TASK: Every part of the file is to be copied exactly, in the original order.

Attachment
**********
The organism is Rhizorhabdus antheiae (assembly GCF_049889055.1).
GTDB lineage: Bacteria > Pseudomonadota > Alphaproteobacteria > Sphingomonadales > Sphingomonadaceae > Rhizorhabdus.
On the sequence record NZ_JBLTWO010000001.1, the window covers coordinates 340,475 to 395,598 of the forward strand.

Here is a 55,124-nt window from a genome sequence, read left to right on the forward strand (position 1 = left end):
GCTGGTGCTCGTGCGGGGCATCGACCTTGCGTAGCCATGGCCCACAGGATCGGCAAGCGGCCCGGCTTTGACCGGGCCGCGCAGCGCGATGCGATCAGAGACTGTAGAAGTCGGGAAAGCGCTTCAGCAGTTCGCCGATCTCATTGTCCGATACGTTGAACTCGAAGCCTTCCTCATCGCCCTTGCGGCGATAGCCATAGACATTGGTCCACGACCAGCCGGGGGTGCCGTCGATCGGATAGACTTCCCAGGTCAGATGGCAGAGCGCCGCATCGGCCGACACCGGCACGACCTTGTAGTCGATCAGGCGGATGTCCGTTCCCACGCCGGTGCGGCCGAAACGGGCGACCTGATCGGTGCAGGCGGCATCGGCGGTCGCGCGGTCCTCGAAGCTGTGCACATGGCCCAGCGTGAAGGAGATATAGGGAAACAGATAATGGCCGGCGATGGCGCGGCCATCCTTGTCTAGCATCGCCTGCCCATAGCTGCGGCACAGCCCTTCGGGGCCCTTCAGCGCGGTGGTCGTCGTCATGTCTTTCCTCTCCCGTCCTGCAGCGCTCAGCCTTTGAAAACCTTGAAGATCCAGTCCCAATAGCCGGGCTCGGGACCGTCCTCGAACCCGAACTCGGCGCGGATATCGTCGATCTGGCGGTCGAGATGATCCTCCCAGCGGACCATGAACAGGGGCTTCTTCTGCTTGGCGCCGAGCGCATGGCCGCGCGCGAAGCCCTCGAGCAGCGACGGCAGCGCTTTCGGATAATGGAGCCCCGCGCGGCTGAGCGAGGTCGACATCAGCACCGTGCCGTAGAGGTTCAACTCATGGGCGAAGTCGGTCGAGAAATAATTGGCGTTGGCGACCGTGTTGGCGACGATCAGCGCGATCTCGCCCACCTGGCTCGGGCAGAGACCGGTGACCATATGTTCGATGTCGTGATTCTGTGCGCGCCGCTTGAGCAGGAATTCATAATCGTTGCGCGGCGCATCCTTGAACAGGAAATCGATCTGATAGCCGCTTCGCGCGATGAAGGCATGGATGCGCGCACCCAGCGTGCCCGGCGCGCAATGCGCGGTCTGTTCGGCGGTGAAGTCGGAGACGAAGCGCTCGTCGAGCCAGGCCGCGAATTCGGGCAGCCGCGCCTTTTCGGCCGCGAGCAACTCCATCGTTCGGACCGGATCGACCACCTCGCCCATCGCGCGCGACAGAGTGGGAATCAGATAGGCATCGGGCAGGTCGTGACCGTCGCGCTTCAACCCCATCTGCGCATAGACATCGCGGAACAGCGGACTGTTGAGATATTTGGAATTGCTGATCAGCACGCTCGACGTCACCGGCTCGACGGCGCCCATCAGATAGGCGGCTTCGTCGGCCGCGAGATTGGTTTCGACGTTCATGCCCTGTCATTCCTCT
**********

The organism is Rhizorhabdus antheiae (assembly GCF_049889055.1).
GTDB lineage: Bacteria > Pseudomonadota > Alphaproteobacteria > Sphingomonadales > Sphingomonadaceae > Rhizorhabdus.
On the sequence record NZ_JBLTWO010000001.1, the window covers coordinates 340,475 to 395,598 of the forward strand.

Here is a 55,124-nt window from a genome sequence, read left to right on the forward strand (position 1 = left end):
GCTGGTGCTCGTGCGGGGCATCGACCTTGCGTAGCCATGGCCCACAGGATCGGCAAGCGGCCCGGCTTTGACCGGGCCGCGCAGCGCGATGCGATCAGAGACTGTAGAAGTCGGGAAAGCGCTTCAGCAGTTCGCCGATCTCATTGTCCGATACGTTGAACTCGAAGCCTTCCTCATCGCCCTTGCGGCGATAGCCATAGACATTGGTCCACGACCAGCCGGGGGTGCCGTCGATCGGATAGACTTCCCAGGTCAGATGGCAGAGCGCCGCATCGGCCGACACCGGCACGACCTTGTAGTCGATCAGGCGGATGTCCGTTCCCACGCCGGTGCGGCCGAAACGGGCGACCTGATCGGTGCAGGCGGCATCGGCGGTCGCGCGGTCCTCGAAGCTGTGCACATGGCCCAGCGTGAAGGAGATATAGGGAAACAGATAATGGCCGGCGATGGCGCGGCCATCCTTGTCTAGCATCGCCTGCCCATAGCTGCGGCACAGCCCTTCGGGGCCCTTCAGCGCGGTGGTCGTCGTCATGTCTTTCCTCTCCCGTCCTGCAGCGCTCAGCCTTTGAAAACCTTGAAGATCCAGTCCCAATAGCCGGGCTCGGGACCGTCCTCGAACCCGAACTCGGCGCGGATATCGTCGATCTGGCGGTCGAGATGATCCTCCCAGCGGACCATGAACAGGGGCTTCTTCTGCTTGGCGCCGAGCGCATGGCCGCGCGCGAAGCCCTCGAGCAGCGACGGCAGCGCTTTCGGATAATGGAGCCCCGCGCGGCTGAGCGAGGTCGACATCAGCACCGTGCCGTAGAGGTTCAACTCATGGGCGAAGTCGGTCGAGAAATAATTGGCGTTGGCGACCGTGTTGGCGACGATCAGCGCGATCTCGCCCACCTGGCTCGGGCAGAGACCGGTGACCATATGTTCGATGTCGTGATTCTGTGCGCGCCGCTTGAGCAGGAATTCATAATCGTTGCGCGGCGCATCCTTGAACAGGAAATCGATCTGATAGCCGCTTCGCGCGATGAAGGCATGGATGCGCGCACCCAGCGTGCCCGGCGCGCAATGCGCGGTCTGTTCGGCGGTGAAGTCGGAGACGAAGCGCTCGTCGAGCCAGGCCGCGAATTCGGGCAGCCGCGCCTTTTCGGCCGCGAGCAACTCCATCGTTCGGACCGGATCGACCACCTCGCCCATCGCGCGCGACAGAGTGGGAATCAGATAGGCATCGGGCAGGTCGTGACCGTCGCGCTTCAACCCCATCTGCGCATAGACATCGCGGAACAGCGGACTGTTGAGATATTTGGAATTGCTGATCAGCACGCTCGACGTCACCGGCTCGACGGCGCCCATCAGATAGGCGGCTTCGTCGGCCGCGAGATTGGTTTCGACGTTCATGCCCTGTCATTCCTCT